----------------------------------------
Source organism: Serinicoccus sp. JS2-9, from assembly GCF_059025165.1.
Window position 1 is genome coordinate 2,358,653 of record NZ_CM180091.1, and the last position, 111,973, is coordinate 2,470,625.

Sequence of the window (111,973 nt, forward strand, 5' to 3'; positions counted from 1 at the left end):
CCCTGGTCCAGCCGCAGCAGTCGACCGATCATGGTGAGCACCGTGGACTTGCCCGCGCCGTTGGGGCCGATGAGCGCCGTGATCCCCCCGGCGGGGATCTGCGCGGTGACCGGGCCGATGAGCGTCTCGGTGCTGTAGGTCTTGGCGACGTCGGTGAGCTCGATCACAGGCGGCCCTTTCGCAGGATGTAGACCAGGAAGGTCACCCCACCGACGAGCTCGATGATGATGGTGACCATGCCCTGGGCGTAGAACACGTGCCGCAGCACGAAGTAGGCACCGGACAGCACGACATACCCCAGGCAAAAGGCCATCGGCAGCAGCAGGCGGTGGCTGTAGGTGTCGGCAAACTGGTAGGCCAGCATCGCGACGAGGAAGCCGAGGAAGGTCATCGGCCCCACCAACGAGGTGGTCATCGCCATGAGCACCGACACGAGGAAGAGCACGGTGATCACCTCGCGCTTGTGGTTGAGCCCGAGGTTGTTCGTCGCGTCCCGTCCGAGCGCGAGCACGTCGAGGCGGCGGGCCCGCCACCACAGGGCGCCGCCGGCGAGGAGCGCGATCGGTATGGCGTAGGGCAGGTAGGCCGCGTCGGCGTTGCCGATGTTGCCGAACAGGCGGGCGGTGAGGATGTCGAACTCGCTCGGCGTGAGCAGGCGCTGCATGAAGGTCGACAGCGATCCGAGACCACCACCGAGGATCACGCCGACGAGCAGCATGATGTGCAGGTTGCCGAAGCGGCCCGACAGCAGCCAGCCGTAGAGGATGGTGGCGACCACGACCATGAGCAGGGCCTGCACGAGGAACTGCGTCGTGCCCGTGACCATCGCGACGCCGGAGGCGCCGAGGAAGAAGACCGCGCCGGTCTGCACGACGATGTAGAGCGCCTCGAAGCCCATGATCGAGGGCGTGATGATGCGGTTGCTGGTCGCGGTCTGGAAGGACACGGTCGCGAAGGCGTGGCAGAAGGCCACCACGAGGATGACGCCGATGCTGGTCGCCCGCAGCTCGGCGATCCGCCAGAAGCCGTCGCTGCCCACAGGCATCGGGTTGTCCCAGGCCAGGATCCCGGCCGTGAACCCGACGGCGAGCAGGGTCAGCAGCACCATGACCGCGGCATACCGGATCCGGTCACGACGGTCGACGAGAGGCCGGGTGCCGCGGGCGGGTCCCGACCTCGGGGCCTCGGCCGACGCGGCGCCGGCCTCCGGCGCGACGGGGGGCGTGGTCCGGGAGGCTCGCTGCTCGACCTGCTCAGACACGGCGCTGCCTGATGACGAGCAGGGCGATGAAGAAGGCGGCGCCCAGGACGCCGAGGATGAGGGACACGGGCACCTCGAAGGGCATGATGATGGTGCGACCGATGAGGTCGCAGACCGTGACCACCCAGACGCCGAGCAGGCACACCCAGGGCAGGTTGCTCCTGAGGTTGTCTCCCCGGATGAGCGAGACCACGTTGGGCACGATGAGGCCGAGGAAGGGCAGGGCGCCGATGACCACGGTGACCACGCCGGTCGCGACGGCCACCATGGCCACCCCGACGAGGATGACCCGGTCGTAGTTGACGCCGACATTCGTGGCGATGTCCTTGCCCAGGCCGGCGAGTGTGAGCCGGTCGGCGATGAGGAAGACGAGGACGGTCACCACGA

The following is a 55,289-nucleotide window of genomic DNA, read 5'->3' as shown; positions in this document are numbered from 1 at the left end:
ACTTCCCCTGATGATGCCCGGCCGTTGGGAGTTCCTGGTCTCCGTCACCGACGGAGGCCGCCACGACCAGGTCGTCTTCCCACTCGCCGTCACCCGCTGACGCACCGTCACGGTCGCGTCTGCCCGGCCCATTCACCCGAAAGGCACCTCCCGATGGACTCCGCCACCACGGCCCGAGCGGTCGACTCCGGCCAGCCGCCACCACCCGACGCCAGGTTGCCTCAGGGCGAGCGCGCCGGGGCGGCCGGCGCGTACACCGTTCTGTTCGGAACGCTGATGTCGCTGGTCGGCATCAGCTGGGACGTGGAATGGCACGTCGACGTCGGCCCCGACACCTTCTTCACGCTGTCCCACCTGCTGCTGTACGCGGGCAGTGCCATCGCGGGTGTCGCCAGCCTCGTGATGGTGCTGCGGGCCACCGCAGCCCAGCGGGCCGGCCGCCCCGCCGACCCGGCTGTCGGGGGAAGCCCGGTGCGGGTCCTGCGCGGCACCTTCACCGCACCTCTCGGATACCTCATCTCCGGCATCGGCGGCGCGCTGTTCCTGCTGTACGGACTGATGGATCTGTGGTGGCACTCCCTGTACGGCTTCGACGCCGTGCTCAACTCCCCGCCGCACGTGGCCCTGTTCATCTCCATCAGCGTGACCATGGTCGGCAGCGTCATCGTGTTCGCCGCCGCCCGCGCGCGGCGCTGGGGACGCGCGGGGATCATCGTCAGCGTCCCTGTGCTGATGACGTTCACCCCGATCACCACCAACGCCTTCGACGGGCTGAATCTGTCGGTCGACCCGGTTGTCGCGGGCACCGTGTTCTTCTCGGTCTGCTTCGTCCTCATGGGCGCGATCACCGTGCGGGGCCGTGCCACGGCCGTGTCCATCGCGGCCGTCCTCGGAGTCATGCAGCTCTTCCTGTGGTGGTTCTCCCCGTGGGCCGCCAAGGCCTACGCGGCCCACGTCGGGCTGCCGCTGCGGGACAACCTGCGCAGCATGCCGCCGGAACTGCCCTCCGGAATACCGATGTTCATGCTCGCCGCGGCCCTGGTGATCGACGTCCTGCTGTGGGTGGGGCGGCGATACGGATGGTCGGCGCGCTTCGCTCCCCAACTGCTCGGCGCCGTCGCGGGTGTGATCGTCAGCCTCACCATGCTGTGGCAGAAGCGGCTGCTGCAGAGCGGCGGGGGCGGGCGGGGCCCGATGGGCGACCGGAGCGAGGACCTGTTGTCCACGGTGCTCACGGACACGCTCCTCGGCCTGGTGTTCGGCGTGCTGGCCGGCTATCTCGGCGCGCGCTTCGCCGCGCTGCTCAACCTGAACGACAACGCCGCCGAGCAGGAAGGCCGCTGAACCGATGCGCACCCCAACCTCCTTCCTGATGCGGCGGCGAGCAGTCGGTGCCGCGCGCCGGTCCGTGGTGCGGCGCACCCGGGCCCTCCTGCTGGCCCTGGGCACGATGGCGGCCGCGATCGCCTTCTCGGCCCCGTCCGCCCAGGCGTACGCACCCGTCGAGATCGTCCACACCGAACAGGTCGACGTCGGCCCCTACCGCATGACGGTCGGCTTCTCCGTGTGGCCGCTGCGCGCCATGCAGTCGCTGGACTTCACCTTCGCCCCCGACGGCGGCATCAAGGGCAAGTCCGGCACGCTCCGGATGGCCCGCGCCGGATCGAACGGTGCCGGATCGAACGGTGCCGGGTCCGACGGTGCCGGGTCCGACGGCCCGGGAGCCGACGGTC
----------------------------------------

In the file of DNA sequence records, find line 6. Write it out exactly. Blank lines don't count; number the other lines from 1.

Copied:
ACTTCCCCTGATGATGCCCGGCCGTTGGGAGTTCCTGGTCTCCGTCACCGACGGAGGCCGCCACGACCAGGTCGTCTTCCCACTCGCCGTCACCCGCTGACGCACCGTCACGGTCGCGTCTGCCCGGCCCATTCACCCGAAAGGCACCTCCCGATGGACTCCGCCACCACGGCCCGAGCGGTCGACTCCGGCCAGCCGCCACCACCCGACGCCAGGTTGCCTCAGGGCGAGCGCGCCGGGGCGGCCGGCGCGTACACCGTTCTGTTCGGAACGCTGATGTCGCTGGTCGGCATCAGCTGGGACGTGGAATGGCACGTCGACGTCGGCCCCGACACCTTCTTCACGCTGTCCCACCTGCTGCTGTACGCGGGCAGTGCCATCGCGGGTGTCGCCAGCCTCGTGATGGTGCTGCGGGCCACCGCAGCCCAGCGGGCCGGCCGCCCCGCCGACCCGGCTGTCGGGGGAAGCCCGGTGCGGGTCCTGCGCGGCACCTTCACCGCACCTCTCGGATACCTCATCTCCGGCATCGGCGGCGCGCTGTTCCTGCTGTACGGACTGATGGATCTGTGGTGGCACTCCCTGTACGGCTTCGACGCCGTGCTCAACTCCCCGCCGCACGTGGCCCTGTTCATCTCCATCAGCGTGACCATGGTCGGCAGCGTCATCGTGTTCGCCGCCGCCCGCGCGCGGCGCTGGGGACGCGCGGGGATCATCGTCAGCGTCCCTGTGCTGATGACGTTCACCCCGATCACCACCAACGCCTTCGACGGGCTGAATCTGTCGGTCGACCCGGTTGTCGCGGGCACCGTGTTCTTCTCGGTCTGCTTCGTCCTCATGGGCGCGATCACCGTGCGGGGCCGTGCCACGGCCGTGTCCATCGCGGCCGTCCTCGGAGTCATGCAGCTCTTCCTGTGGTGGTTCTCCCCGTGGGCCGCCAAGGCCTACGCGGCCCACGTCGGGCTGCCGCTGCGGGACAACCTGCGCAGCATGCCGCCGGAACTGCCCTCCGGAATACCGATGTTCATGCTCGCCGCGGCCCTGGTGATCGACGTCCTGCTGTGGGTGGGGCGGCGATACGGATGGTCGGCGCGCTTCGCTCCCCAACTGCTCGGCGCCGTCGCGGGTGTGATCGTCAGCCTCACCATGCTGTGGCAGAAGCGGCTGCTGCAGAGCGGCGGGGGCGGGCGGGGCCCGATGGGCGACCGGAGCGAGGACCTGTTGTCCACGGTGCTCACGGACACGCTCCTCGGCCTGGTGTTCGGCGTGCTGGCCGGCTATCTCGGCGCGCGCTTCGCCGCGCTGCTCAACCTGAACGACAACGCCGCCGAGCAGGAAGGCCGCTGAACCGATGCGCACCCCAACCTCCTTCCTGATGCGGCGGCGAGCAGTCGGTGCCGCGCGCCGGTCCGTGGTGCGGCGCACCCGGGCCCTCCTGCTGGCCCTGGGCACGATGGCGGCCGCGATCGCCTTCTCGGCCCCGTCCGCCCAGGCGTACGCACCCGTCGAGATCGTCCACACCGAACAGGTCGACGTCGGCCCCTACCGCATGACGGTCGGCTTCTCCGTGTGGCCGCTGCGCGCCATGCAGTCGCTGGACTTCACCTTCGCCCCCGACGGCGGCATCAAGGGCAAGTCCGGCACGCTCCGGATGGCCCGCGCCGGATCGAACGGTGCCGGATCGAACGGTGCCGGGTCCGACGGTGCCGGGTCCGACGGCCCGGGAGCCGACGGTC